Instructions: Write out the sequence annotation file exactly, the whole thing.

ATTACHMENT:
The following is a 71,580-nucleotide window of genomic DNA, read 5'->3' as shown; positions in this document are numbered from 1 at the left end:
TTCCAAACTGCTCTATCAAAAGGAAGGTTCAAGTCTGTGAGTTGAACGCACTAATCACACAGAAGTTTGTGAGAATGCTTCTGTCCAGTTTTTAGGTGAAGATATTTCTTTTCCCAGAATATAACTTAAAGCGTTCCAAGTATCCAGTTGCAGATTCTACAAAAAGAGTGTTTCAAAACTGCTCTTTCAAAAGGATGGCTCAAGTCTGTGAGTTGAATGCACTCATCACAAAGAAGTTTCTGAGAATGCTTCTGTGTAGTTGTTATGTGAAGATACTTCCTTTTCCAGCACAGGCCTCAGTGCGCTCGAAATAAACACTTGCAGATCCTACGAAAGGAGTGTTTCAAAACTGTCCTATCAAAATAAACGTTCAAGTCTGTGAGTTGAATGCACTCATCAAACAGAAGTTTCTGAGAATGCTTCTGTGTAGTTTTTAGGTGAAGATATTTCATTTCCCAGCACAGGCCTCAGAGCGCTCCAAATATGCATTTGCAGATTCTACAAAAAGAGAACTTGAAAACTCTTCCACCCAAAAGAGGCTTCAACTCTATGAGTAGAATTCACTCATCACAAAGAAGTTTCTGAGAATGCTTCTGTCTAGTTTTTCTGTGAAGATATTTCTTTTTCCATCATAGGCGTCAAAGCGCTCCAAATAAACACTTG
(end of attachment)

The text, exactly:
The following is a 71,580-nucleotide window of genomic DNA, read 5'->3' as shown; positions in this document are numbered from 1 at the left end:
TTCCAAACTGCTCTATCAAAAGGAAGGTTCAAGTCTGTGAGTTGAACGCACTAATCACACAGAAGTTTGTGAGAATGCTTCTGTCCAGTTTTTAGGTGAAGATATTTCTTTTCCCAGAATATAACTTAAAGCGTTCCAAGTATCCAGTTGCAGATTCTACAAAAAGAGTGTTTCAAAACTGCTCTTTCAAAAGGATGGCTCAAGTCTGTGAGTTGAATGCACTCATCACAAAGAAGTTTCTGAGAATGCTTCTGTGTAGTTGTTATGTGAAGATACTTCCTTTTCCAGCACAGGCCTCAGTGCGCTCGAAATAAACACTTGCAGATCCTACGAAAGGAGTGTTTCAAAACTGTCCTATCAAAATAAACGTTCAAGTCTGTGAGTTGAATGCACTCATCAAACAGAAGTTTCTGAGAATGCTTCTGTGTAGTTTTTAGGTGAAGATATTTCATTTCCCAGCACAGGCCTCAGAGCGCTCCAAATATGCATTTGCAGATTCTACAAAAAGAGAACTTGAAAACTCTTCCACCCAAAAGAGGCTTCAACTCTATGAGTAGAATTCACTCATCACAAAGAAGTTTCTGAGAATGCTTCTGTCTAGTTTTTCTGTGAAGATATTTCTTTTTCCATCATAGGCGTCAAAGCGCTCCAAATAAACACTTG